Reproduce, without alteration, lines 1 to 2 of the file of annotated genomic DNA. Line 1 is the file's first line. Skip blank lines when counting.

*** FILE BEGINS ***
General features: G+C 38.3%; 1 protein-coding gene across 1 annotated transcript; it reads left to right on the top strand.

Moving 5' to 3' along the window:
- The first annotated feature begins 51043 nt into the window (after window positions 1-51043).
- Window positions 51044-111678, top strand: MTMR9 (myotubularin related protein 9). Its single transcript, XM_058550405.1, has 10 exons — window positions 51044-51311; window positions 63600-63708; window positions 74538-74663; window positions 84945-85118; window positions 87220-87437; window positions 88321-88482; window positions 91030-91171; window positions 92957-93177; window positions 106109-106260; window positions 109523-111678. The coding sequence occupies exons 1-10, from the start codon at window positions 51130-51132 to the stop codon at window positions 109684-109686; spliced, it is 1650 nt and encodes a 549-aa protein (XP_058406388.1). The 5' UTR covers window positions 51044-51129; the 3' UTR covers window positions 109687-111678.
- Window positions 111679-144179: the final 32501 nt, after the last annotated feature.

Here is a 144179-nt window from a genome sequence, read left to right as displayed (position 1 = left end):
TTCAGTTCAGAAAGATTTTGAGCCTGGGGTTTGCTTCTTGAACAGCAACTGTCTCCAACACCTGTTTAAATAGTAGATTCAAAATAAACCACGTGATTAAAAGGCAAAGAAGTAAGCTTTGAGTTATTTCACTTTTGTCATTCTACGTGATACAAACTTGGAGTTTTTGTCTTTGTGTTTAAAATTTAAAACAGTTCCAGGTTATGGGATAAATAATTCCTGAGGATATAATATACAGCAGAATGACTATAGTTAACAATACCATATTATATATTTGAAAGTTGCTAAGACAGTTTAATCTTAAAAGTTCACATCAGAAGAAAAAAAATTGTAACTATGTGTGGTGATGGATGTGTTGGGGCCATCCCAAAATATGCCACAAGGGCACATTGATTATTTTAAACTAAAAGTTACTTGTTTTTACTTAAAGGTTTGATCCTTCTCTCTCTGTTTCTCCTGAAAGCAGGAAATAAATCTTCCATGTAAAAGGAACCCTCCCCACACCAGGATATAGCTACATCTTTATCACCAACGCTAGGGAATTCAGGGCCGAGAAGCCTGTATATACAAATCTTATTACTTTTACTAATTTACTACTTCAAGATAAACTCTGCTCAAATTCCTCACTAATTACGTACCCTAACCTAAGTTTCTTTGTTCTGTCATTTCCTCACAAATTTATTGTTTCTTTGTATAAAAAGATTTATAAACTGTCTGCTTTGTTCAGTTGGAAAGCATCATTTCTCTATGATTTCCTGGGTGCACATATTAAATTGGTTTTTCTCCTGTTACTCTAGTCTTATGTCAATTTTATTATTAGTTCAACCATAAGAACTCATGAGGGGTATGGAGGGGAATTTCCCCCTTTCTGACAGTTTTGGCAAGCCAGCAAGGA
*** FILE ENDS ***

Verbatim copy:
General features: G+C 38.3%; 1 protein-coding gene across 1 annotated transcript; it reads left to right on the top strand.

Moving 5' to 3' along the window: